Delta E

Ministero della salute
Food supplement notified to the MINISTRY OF HEALTH
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PACK:
60 capsules in glass bottle

PRECAUTIONS FOR USE:
This product does not interfere with any other medication and does not have any kind of contraindication. It can even be used by children, the elderly and pregnant women.

 

MAIN INGREDIENTS:

VITAMIN E 100% NATURAL

 

INGREDIENTS:
Coating capsule: hydroxy-propyl-methylcellulose, D-alpha tocopheryl acetate (natural vitamin E); maltodextrins; anti-caking agents: magnesium salts of fatty acids; silicon dioxide.

Last updated on 22/02/2019

HOW ITS COMPONENTS WORK:
Vitamin E or tocopherol exists in different forms: ALPHA, BETA, GAMMA AND DELTA-tocopherol. Alpha tocopherol is the most active.
It is stored in the liver and fatty tissues. The main sources of vitamin E are undoubtedly, vegetable oils, which are prevented from turning rancid by vitamin E (wheat germ, walnut, sunflower, safflower, olive), almonds and fish oils.

It is a vitamin with multiple properties:

Cell functioning, the environment (air pollution, UV rays, tobacco, ionizing radiation) and the progressive decrease in enzymes caused by ageing – SOD and peroxidase – lead to the production of free radicals and to an excess of endogenous defences. These oxidize polyunsaturated fatty acids. Vitamin E limits this aggression by preserving the integrity of the biological membranes and lipoproteins.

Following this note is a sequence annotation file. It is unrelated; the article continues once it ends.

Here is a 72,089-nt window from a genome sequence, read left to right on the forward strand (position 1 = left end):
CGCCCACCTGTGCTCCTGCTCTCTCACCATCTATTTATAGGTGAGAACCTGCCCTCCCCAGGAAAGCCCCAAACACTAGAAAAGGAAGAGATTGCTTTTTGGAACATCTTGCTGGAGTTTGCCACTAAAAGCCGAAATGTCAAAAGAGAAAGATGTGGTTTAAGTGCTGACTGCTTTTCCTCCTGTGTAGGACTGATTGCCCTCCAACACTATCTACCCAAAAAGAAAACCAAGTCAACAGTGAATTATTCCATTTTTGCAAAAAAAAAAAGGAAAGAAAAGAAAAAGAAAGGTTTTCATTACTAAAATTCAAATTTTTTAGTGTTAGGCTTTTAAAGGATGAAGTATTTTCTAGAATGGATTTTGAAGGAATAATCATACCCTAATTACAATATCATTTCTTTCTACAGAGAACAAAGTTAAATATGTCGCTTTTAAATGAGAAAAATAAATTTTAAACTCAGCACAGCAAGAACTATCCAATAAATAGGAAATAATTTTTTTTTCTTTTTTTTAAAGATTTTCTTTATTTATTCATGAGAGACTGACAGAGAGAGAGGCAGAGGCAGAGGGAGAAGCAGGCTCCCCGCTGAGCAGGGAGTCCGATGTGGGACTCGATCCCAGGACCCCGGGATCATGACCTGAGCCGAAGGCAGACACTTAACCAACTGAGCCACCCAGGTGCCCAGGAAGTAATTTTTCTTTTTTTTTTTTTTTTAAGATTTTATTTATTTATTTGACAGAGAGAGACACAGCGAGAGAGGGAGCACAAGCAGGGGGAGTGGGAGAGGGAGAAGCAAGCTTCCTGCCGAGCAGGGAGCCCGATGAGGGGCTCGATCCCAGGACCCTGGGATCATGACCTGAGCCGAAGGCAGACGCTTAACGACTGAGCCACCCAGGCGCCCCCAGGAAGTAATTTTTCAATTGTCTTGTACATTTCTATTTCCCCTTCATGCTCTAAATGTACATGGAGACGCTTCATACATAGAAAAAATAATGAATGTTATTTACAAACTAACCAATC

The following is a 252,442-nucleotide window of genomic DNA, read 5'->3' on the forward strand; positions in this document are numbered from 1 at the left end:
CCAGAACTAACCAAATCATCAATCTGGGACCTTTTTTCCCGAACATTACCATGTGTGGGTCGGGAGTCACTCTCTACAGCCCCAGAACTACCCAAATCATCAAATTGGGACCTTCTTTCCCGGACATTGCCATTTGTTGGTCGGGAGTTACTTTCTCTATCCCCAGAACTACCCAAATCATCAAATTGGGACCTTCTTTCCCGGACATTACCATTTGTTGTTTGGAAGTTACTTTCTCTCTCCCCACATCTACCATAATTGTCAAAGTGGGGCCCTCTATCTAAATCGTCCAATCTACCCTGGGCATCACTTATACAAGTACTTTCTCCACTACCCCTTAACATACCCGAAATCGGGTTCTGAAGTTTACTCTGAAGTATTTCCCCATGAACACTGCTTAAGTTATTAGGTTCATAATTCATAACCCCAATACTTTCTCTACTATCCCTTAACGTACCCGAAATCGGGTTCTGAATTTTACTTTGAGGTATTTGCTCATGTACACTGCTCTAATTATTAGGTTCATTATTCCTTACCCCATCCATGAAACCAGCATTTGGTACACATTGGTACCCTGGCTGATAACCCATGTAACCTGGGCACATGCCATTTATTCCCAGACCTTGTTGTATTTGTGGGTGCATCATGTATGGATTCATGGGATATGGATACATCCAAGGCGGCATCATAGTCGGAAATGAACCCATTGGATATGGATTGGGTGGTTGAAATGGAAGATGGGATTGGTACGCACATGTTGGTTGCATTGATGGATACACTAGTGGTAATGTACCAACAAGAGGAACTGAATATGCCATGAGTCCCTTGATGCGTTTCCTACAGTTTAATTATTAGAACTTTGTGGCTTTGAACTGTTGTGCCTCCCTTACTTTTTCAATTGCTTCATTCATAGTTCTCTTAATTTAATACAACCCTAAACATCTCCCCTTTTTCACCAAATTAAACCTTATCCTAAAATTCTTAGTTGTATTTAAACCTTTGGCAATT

This antioxidant role is fundamental:

– in the formation of atheromatous plaques preventing the oxidation of LDL cholesterol. Once oxidized, the latter deposits on the walls of blood vessels, causing cardiovascular diseases:

hypertension, angina, heart attack, etc….

– in the protection of neurons that prevent Parkinson’s and Alzheimer’s diseases;

– in platelet activity. By inhibiting platelet adhesion, it plays a preventive role in coagulation disorders with the risk of thrombosis: phlebitis, embolism, etc.

– in the inflammatory phenomena of joint or auto-immune diseases.

It must therefore, be combined with B vitamins and polyunsaturated fatty acids;

– in regulating the immune system.

– in some hormonal disorders (in the genital sphere).

D-alpha tocopherol is a 100% natural vitamin E and a great organic antioxidant. It protects cell membranes, the eyes, the reproductive organs and skin.

The body prefers natural vitamin E:

Synthetic vitamin E is cheaper, but less effective. It is only absorbed half as much as the natural form and only 12% of the synthetic form corresponds to the natural isomer, the only kind used by the body.

Natural vitamins are different from synthetic vitamins, as shown by the difference in their formulas. For example, vitamin E in its natural form is called RRR-ALPHA TOCOPHEROL, while the synthetic form is called TOUT-RAC-ALPHA TOCOPHEROL and consists in a set of eight molecules (stereoisomers) of which seven do not exist in nature.